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Around the Parish – Sunday, January 29, 2023

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February Second has a few meanings in our world: First, most people recognize it as Rodent Celebration Day: Groundhog Day! For two years, I lived in Punxsutawney, PA where Groundhog Day is truly an experience to be had. I never went to Gobbler’s Knob for the celebration as it happens in the dark cold night of winter. There’s very little that would get me out of bed at that hour in the usually snowy days of early February.

The second and third meanings are a bit more spiritual and have more important meanings for our lives. The Second of February is the celebration of the Presentation of the Lord, honoring Jesus Christ’s presentation in the Temple when he was a young child.

Jesus’ presentation in the Temple reflects how he fulfills the Old Covenant. According to Old Testament law, a sacrifice had to be offered in the Temple when a child was consecrated to the Lord. Mary and Joseph honor this tradition.

The third celebration for February Second is Candlemas, or also known as little Christmas. Upon the presentation of the Lord in the temple, the image of light entering the temple is seen as Christ bringing light of God’s salvation to the world. This celebration of Candlemas is the day that candles are blessed for use in the home as well as in church.

On February Third, the church celebrates Saint Blaise, Bishop and Martyr. We know more about the devotion to Saint Blaise by Christians around the world than we know about the saint himself. His feast is observed as a holy day in some Eastern Churches. In 1222, the Council of Oxford prohibited servile labor in England on Blaise’s feast day. The Germans and Slavs hold him in special honor, and for decades many United States Catholics have sought the annual Saint Blaise blessing for their throats.

We know that Bishop Blaise was martyred in his episcopal city of Sebastea, Armenia, in 316. The legendary Acts of St. Blaise were written 400 years later. According to them Blaise was a good bishop, working hard to encourage the spiritual and physical health of his people. Although the Edict of Toleration (311), granting freedom of worship in the Roman Empire, was already five years old, persecution still raged in Armenia. Blaise was apparently forced to flee to the back country. There he lived as a hermit in solitude and prayer, but he made friends with the wild animals. One day a group of hunters seeking wild animals for the amphitheater stumbled upon Blaise’s cave. They were first surprised and then frightened. The bishop was kneeling in prayer surrounded by patiently waiting wolves, lions and bears.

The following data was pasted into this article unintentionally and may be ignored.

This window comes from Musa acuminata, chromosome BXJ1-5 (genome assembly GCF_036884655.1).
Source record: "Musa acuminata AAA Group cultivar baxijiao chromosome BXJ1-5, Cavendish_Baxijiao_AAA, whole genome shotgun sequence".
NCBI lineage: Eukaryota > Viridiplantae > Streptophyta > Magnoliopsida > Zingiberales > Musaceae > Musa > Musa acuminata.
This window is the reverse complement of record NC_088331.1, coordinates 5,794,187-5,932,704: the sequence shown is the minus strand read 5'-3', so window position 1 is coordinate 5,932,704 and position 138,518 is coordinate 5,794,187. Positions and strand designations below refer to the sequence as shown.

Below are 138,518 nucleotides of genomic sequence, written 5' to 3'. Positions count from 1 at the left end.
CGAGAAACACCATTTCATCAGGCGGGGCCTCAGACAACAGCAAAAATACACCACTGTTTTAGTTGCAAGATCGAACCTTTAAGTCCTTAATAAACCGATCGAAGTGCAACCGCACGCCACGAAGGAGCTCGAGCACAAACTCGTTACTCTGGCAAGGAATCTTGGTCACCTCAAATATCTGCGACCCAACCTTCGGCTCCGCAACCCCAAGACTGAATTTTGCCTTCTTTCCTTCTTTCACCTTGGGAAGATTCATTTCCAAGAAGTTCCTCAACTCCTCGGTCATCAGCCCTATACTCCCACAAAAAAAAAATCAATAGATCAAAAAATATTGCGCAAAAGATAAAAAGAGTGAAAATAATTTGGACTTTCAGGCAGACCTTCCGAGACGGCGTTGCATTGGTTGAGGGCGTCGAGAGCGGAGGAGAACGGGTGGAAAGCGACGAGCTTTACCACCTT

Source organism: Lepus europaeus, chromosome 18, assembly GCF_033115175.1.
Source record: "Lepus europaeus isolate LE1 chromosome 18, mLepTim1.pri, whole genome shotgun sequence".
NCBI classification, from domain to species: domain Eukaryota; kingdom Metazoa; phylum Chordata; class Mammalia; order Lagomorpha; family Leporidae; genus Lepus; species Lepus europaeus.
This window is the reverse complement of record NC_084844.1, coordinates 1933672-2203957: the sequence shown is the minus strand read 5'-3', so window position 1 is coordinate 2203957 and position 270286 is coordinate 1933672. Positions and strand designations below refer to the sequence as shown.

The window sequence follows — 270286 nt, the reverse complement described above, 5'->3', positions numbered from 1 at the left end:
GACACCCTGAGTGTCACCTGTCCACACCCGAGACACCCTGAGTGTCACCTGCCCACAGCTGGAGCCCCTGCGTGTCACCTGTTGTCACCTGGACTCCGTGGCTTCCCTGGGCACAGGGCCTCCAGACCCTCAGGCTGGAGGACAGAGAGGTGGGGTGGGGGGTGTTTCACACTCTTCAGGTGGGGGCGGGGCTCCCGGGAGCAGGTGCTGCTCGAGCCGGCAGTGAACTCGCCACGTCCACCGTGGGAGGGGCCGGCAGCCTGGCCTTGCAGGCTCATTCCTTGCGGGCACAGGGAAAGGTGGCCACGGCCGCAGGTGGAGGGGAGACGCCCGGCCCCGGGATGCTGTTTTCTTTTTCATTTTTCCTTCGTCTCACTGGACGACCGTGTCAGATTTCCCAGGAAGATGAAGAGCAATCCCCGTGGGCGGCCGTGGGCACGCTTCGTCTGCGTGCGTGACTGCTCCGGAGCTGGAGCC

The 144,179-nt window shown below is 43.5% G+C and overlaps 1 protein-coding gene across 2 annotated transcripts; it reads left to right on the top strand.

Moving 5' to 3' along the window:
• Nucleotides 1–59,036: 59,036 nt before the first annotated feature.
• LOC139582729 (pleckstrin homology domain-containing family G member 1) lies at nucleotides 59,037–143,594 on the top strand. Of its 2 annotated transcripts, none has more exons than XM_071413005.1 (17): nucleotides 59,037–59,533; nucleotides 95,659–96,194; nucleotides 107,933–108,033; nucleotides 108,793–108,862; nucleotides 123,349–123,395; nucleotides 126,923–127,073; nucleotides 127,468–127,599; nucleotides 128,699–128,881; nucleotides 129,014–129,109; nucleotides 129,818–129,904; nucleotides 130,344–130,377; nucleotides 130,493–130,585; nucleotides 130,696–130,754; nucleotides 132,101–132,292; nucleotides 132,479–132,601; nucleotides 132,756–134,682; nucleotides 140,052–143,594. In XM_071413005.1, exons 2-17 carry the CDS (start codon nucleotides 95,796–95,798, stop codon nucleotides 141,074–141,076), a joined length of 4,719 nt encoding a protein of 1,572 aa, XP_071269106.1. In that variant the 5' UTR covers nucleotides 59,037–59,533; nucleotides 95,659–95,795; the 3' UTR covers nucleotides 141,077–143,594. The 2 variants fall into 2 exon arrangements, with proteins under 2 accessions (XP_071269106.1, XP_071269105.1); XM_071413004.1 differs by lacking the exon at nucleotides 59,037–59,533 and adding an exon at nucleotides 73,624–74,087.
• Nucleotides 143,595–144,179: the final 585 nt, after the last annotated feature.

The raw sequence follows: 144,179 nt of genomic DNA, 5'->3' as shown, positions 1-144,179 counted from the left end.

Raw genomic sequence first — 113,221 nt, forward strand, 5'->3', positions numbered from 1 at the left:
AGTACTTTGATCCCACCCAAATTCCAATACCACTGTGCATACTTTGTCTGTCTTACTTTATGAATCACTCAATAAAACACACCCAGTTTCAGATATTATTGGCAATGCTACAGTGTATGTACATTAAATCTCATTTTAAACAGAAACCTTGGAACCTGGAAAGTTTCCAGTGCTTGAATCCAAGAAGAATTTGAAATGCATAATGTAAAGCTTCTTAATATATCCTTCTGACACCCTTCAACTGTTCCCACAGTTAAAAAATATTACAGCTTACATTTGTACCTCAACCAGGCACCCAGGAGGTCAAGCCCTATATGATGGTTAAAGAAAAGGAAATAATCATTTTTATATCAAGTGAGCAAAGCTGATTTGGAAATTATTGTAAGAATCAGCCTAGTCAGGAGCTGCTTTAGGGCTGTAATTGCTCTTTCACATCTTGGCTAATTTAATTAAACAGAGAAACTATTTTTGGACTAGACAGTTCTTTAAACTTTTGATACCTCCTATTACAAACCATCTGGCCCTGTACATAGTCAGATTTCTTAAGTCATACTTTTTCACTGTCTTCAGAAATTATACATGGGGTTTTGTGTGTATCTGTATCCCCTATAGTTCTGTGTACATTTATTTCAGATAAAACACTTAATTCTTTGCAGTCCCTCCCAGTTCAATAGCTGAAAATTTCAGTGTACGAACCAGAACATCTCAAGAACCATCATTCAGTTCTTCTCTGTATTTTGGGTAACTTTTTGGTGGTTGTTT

The legend has it that as the hunters hauled Blaise off to prison, a mother came with her young son who had a fish bone lodged in his throat. At Blaise’s command the child was able to cough up the bone.

Agricolaus, governor of Cappadocia, tried to persuade Blaise to sacrifice to pagan idols. The first time Blaise refused, he was beaten. The next time he was suspended from a tree and his flesh torn with iron combs or rakes. Finally, he was beheaded.

With the celebration of Saint Blaise, we also bless throats with the candles blessed on the second.

I encourage everyone to bring different candles with them to church to be blessed at all the weekend masses next weekend. Following mass next weekend, I will also be blessing throats for anyone who wishes to receive this blessing.

As mentioned in last week’s bulletin, the Knights of Columbus will be sponsoring Bingo on Friday, March 17 for Saint Patrick’s Day. Food and non-alcoholic beverages will be available for purchase that night. While bingo is played, the parish will also be hosting a bake sale that same night. We are looking for any volunteers to help in the kitchen with food preparations as well as donations for the bake sale. Please contact the parish office at your earliest convenience to let us know if you can help with this.

I look forward to seeing you all at our Mardi Gras party on February 18. Please RSVP as soon as possible to the parish office.

With Mardi Gras in our view, that means Lent is right around the corner. In the coming weeks, we will have a schedule of events in our parish for Lent in the bulletin. I hope we all can take opportunity this Lent to grow in our prayer and discernment of the Lord’s will.

Pax et Bonum, Fr. Andy

Mardi Gras RSVP Form